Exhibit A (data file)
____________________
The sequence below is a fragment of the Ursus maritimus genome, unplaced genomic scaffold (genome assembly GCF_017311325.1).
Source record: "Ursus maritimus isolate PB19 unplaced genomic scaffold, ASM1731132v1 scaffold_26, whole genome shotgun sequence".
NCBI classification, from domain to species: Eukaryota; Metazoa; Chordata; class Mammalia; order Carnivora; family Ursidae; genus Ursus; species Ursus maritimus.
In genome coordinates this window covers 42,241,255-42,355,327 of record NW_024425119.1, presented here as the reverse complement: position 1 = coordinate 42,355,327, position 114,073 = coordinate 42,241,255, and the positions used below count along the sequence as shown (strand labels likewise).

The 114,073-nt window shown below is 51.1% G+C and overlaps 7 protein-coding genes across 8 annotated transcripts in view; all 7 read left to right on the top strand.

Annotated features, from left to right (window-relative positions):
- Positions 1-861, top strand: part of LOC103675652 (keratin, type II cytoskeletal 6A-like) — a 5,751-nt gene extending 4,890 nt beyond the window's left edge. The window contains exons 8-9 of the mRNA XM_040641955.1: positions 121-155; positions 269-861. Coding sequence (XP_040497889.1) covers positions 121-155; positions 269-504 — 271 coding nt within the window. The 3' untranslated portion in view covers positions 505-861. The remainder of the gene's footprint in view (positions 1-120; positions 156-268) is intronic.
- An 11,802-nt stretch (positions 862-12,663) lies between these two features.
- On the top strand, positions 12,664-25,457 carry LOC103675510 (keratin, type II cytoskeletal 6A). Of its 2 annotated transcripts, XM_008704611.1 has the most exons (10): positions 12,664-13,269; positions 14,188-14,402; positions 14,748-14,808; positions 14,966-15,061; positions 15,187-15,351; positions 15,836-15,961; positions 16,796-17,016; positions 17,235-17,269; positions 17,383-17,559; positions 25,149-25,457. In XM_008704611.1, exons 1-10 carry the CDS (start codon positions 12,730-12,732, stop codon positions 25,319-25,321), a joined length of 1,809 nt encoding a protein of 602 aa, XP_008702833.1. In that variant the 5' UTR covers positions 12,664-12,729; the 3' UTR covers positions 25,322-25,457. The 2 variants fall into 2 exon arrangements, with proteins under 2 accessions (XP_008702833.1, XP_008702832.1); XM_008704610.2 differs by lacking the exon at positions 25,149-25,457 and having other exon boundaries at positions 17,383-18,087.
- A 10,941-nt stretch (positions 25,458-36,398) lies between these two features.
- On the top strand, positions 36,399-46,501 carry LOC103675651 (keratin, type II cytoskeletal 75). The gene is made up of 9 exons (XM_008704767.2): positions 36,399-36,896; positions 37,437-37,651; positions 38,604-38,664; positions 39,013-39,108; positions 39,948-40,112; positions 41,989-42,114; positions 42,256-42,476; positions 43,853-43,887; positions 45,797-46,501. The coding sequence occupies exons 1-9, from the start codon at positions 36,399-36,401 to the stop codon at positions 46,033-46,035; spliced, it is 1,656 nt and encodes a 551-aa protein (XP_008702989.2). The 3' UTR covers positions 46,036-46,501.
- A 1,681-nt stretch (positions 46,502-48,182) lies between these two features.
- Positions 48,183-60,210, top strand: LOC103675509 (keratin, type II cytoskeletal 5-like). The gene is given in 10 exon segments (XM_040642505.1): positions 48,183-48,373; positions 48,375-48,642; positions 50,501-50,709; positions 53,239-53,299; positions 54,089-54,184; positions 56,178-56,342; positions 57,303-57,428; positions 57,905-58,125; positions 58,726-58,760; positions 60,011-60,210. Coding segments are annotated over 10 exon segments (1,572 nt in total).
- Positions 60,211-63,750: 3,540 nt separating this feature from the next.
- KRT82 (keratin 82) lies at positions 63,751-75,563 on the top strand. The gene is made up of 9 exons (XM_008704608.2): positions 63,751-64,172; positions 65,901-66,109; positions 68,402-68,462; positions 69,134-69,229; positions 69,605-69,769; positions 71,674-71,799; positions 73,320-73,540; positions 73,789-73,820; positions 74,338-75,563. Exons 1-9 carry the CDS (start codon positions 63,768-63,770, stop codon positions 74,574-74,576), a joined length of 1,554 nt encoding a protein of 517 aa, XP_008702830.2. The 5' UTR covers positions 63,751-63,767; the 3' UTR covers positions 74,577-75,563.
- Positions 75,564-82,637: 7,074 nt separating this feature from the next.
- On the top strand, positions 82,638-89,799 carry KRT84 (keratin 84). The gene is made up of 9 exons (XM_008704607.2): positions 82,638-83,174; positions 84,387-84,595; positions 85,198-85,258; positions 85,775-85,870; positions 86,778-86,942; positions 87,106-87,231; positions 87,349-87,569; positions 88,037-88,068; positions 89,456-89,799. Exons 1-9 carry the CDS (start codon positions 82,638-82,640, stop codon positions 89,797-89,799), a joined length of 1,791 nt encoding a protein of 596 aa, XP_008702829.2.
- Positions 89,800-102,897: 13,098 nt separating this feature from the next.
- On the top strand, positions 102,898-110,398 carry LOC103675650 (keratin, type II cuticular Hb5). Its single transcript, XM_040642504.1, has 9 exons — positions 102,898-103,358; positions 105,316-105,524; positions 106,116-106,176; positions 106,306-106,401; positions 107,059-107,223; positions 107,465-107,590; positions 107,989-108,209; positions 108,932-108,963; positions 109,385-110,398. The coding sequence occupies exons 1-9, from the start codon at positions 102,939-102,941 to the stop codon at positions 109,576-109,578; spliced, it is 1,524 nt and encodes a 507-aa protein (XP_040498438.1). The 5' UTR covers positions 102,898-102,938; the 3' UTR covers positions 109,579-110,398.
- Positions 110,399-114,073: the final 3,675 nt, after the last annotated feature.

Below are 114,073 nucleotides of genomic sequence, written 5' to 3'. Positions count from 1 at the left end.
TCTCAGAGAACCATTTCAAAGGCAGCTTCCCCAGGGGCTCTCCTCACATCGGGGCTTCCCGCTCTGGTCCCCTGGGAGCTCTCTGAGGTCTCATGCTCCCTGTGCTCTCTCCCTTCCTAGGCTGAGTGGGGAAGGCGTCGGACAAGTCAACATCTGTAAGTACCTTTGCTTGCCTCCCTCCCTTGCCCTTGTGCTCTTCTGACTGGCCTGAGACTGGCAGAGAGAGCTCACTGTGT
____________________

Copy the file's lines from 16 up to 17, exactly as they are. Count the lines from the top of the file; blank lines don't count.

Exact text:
- Positions 75,564-82,637: 7,074 nt separating this feature from the next.
- On the top strand, positions 82,638-89,799 carry KRT84 (keratin 84). The gene is made up of 9 exons (XM_008704607.2): positions 82,638-83,174; positions 84,387-84,595; positions 85,198-85,258; positions 85,775-85,870; positions 86,778-86,942; positions 87,106-87,231; positions 87,349-87,569; positions 88,037-88,068; positions 89,456-89,799. Exons 1-9 carry the CDS (start codon positions 82,638-82,640, stop codon positions 89,797-89,799), a joined length of 1,791 nt encoding a protein of 596 aa, XP_008702829.2.